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Biographical entry Haden, Sir Francis Seymour (1818 - 1910)

Knight Bachelor 1894; MRCS June 27th 1842; FRCS (by election) Dec 17th 1854.

Born
16 September 1818
London
Died
1 June 1910
Alresford, Hampshire
Occupation
General surgeon

Details

Son of Charles Thomas Haden, MD (1786-1824); born at 62 Sloane Street, London, on Sept 16th, 1818. His father's Practical Observations on the Management and Diseases of Children was published posthumously in 1827, with a biographical notice by Dr Thomas. His mother was the daughter of Samuel Harrison, vocalist, and was herself an excellent musician. Haden was educated at Derby School, Christ's Hospital, University College Hospital, and studied later at the Sorbonne, Paris, and at Grenoble, where he acted as prosector in 1839; later he lectured on anatomy at the Military Hospital, and subsequently qualified MRCS. After that, in 1843-1844, he travelled in Italy.

He settled in practice in 1842 at his father's house, 62 Sloane Street, moving in 1878 to 38 Hertford Street, Mayfair. From 1851-1857 he was Hon Surgeon to the Department of Science and Art, and was elected FRCS. He served on Juries of the International Exhibition of 1851 and 1862, in connection with which he championed the operation of ovariotomy. He was Consulting Surgeon to the Chapel Royal, and one of the principal movers in the foundation of the Royal Hospital for Incurables. Whilst he attacked prevalent methods of burial, he vigorously opposed cremation as being an incentive to crime; he advocated an earth-to-earth burial in a coffin of papier mâché. Whilst carrying out a large practice, including obstetrics, he became a Vice-President of the Obstetric Society. He had from the first artistic inclinations. In Paris he spent much time in the art schools; consequently he was a staunch advocate of the use of drawing in training the hand and eye of the surgeon. He pursued particularly from 1858 the art and study of etching, alongside his professional work as a surgeon, until 1887. Most of 250 etchings were done during the years of his greatest professional activity.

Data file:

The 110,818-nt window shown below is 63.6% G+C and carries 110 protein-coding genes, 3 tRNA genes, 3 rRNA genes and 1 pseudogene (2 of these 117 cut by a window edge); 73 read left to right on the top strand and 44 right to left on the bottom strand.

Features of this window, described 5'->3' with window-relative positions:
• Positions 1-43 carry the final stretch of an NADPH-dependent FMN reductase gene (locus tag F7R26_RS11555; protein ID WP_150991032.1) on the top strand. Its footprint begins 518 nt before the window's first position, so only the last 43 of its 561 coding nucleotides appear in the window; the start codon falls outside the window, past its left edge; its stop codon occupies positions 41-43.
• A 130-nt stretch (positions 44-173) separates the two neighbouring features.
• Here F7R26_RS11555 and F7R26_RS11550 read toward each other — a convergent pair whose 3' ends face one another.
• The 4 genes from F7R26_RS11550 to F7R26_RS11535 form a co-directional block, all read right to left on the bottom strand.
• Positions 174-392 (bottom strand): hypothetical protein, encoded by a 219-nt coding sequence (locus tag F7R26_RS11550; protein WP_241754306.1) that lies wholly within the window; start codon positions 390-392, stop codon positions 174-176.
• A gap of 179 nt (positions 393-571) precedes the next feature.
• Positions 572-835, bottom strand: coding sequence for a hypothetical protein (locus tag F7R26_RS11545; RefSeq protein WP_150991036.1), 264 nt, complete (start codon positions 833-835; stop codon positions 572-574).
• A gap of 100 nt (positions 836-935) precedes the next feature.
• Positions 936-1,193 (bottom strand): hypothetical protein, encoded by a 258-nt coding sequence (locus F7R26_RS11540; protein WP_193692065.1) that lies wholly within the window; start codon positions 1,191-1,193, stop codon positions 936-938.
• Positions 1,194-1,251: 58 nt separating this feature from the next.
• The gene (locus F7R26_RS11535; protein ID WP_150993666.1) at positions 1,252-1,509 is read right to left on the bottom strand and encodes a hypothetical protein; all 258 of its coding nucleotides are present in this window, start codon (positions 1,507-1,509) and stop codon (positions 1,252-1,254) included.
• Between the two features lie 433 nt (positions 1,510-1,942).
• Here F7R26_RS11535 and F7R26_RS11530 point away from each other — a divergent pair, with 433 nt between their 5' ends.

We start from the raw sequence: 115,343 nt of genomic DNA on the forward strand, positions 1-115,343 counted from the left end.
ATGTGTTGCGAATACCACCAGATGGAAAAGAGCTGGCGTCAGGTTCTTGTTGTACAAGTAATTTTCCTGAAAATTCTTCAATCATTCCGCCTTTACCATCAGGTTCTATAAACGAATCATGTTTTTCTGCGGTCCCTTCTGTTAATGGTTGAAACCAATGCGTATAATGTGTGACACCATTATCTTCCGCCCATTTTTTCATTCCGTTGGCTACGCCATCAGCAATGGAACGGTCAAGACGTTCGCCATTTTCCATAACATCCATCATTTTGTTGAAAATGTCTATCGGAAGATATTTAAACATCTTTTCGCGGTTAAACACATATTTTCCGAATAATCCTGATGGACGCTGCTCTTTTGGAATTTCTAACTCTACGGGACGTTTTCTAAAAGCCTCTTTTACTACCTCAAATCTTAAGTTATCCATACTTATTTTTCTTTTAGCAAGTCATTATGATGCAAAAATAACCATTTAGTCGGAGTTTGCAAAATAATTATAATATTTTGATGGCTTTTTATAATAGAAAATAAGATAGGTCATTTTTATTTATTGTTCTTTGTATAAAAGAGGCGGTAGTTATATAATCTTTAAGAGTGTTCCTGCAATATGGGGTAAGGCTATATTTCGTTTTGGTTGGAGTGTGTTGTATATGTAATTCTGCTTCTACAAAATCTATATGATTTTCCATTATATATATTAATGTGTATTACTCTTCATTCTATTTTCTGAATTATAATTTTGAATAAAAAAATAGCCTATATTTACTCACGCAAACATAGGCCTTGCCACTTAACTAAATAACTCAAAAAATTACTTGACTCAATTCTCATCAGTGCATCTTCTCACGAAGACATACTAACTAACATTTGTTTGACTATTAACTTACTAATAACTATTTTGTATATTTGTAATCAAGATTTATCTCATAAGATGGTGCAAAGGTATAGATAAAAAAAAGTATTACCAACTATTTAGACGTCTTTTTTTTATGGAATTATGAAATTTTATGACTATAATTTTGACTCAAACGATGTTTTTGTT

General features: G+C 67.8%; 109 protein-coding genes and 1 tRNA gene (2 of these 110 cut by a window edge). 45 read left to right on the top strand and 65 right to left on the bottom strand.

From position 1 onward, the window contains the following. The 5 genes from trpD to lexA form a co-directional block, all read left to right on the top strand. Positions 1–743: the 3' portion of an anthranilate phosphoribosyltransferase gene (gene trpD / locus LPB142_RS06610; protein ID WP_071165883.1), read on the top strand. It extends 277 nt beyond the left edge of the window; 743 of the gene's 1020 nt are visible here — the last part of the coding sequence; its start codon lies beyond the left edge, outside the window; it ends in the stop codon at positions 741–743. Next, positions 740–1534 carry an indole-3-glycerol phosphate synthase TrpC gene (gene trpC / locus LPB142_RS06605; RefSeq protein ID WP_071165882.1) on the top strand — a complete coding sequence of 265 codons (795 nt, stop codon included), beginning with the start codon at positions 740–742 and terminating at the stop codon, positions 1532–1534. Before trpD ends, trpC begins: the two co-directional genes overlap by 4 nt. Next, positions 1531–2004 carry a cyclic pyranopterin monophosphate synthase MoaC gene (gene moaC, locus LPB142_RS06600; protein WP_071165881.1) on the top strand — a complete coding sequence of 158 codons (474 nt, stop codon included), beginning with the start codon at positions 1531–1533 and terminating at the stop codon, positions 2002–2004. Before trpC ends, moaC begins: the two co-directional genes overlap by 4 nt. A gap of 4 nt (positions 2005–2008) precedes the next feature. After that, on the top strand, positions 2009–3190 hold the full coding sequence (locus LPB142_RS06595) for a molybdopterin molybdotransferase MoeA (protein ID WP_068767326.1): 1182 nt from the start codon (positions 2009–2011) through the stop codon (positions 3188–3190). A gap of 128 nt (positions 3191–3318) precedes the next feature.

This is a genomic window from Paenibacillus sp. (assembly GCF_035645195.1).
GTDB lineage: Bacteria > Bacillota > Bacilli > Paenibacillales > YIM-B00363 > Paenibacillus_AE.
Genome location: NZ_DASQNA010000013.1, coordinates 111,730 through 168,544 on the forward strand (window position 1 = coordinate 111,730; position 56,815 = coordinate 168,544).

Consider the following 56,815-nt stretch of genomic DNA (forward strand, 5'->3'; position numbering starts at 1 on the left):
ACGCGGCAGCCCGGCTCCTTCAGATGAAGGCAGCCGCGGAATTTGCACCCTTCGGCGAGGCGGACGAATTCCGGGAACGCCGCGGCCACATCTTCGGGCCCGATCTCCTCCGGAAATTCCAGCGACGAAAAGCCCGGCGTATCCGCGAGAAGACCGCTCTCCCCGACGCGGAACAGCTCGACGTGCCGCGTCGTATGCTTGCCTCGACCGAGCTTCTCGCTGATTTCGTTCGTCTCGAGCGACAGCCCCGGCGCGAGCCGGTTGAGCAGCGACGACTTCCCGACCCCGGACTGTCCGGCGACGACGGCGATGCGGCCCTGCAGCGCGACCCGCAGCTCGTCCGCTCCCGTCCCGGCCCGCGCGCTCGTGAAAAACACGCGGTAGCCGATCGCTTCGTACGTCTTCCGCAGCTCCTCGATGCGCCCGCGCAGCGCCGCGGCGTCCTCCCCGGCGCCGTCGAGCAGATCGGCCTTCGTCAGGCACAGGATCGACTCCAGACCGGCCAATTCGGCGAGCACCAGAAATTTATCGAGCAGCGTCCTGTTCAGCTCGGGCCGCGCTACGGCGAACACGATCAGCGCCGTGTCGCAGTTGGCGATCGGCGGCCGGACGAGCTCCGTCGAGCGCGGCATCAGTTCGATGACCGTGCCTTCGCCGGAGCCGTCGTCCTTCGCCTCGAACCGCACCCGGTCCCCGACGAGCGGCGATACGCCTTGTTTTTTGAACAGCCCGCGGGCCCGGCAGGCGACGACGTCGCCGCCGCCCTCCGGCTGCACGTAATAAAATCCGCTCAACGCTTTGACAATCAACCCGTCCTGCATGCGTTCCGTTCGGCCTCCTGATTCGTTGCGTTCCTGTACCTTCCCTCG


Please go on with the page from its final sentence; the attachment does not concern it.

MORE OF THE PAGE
He married in 1847 Dasha Delano Whistler, half-sister of James Abbott McNeil Whistler, and the etchings of Whistler and Haden bear traces of a mutual influence. He founded in 1880 the Society (later the Royal Society) of Painter-Etchers, whose President he remained until his death.

On retiring from practice as a surgeon in 1887 he went to live at Woodcote Manor, Alresford, Hampshire, where he died on June 1st, 1910. Lady Haden had died in 1908. They had three sons, the eldest Francis Seymour Haden, CMG, and one daughter. There is a portrait in the Council Album, also other small portraits, but not the portrait etched by himself.

Publications:
The Disposal of the Dead. A Protest against Cremation: Earth to Earth, London, 1875.
Cremation an Incentive to Crime, 2nd ed., 1892.

Sources used to compile this entry: [Dict. Nat. Biog., Supplement 2, sub nomine et auct. Ibi cit. The article contains an account of his artistic work].

The Royal College of Surgeons of England